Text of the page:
Trials that drag on for years raise serious questions about the administration of justice in Greece, while the fines imposed by the European Court of Human Rights (ECHR) against our country almost exclusively stem from the glacial pace of the Greek justice system.
A long-standing issue, these delays have only been exacerbated by the pandemic and the accumulation of pending cases, mainly of a criminal nature, resulting from the shutdown of courts for months on end at the peak of the health crisis.
In addition, there is a shortage of infrastructure in many of the country’s court complexes, and particularly in Athens, including an absence of large courtrooms that are suitable for holding major trials with dozens of defendants (such as those for the deadly 2018 wildfire in East Attica and the neo-Nazi Golden Dawn party), which means that the length of important trials can stretch into years. The trial for Golden Dawn lasted five and a half years, an embarrassing delay for a country that claims to respect the rule of law.
The justice system’s operational problems are known to everyone – it is no coincidence that our judicial system is regarded as one of if not the biggest problem in the function of the state. However, in addition to the problems for which every government is responsible, judges – who have an institutional obligation and bear the constitutional burden of administering justice – also share responsibility for the current situation. For example, the trial of a single defendant, actor Petros Filippidis, who is facing rape charges, has already dragged on for 10 months.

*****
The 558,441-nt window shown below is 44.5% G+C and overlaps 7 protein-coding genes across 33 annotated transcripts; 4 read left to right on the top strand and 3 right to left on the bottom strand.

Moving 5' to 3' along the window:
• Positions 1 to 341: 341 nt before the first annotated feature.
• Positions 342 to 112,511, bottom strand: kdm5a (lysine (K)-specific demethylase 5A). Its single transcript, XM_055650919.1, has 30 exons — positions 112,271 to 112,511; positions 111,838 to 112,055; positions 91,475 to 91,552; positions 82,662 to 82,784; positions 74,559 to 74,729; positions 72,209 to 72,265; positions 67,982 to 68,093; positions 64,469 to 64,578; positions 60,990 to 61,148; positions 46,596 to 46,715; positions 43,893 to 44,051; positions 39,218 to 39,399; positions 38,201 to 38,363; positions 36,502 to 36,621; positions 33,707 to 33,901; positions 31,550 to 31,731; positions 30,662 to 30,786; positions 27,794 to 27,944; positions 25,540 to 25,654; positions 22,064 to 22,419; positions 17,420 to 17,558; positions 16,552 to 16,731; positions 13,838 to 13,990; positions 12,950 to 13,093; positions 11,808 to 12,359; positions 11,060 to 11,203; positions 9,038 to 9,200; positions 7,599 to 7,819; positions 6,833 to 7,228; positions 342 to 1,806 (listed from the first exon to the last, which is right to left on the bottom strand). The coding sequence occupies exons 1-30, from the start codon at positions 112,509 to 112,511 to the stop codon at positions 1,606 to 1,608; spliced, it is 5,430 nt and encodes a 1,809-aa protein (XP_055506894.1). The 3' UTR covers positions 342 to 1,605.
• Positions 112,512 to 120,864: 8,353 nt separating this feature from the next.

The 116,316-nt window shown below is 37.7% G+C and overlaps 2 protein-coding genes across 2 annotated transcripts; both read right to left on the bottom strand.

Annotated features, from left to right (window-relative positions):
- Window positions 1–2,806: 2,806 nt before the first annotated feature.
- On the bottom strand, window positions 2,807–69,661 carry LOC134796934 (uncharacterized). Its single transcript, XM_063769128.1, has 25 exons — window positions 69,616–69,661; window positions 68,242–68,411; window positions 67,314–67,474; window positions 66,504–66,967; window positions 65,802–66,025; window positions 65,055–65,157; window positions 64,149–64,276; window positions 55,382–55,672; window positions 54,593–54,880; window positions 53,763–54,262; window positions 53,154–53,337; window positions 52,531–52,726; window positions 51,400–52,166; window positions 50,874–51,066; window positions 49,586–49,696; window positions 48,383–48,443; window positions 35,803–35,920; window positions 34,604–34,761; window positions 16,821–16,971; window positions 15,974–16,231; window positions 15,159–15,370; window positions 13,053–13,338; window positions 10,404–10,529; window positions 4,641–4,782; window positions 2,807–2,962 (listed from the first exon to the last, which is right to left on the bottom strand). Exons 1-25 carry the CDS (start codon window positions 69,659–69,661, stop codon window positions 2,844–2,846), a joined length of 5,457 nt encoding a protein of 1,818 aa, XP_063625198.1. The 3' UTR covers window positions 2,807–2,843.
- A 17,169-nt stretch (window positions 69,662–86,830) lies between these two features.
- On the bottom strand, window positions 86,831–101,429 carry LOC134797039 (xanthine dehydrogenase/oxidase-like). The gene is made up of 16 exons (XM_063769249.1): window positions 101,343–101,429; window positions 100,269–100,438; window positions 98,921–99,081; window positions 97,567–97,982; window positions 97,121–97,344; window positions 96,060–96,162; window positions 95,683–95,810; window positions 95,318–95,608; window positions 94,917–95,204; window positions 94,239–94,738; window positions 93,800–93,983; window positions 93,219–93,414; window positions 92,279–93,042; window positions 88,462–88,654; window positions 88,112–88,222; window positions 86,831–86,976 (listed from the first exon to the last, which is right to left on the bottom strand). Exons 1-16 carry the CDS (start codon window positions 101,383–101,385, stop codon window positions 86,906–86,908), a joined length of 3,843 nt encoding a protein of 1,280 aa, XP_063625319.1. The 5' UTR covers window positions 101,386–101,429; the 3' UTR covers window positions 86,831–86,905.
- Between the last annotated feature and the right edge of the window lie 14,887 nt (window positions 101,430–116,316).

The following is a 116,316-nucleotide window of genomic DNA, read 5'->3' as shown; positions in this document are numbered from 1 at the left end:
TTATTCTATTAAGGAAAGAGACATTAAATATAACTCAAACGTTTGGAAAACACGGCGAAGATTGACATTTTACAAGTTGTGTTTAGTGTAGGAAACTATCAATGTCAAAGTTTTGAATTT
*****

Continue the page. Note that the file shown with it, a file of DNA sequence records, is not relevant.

Problems with the availability of courtrooms in other trials, such as that of the stage director Dimitris Lignadis, convicted of two counts of rape by a lower court, or of acid attack perpetrator Ioanna Paliospyrou, are not enough to justify a 10-month-delay in a trial with one defendant and three alleged victims.
The fault of the presiding judge in this case, who has the responsibility of directing the trial, is obvious, but unfortunately it is by no means an exception. There are other cases where judges prolong a trial for months, when they could have wrapped it up much sooner, either because they lack the ability or, for example, because they want to avoid being transferred.
The need to dispense justice in a timely manner is not theoretical. It is an essential element in the administration of justice for both the accused and the victims. There’s a good reason why the ECHR fines countries that violate this basic principle of the rule of law.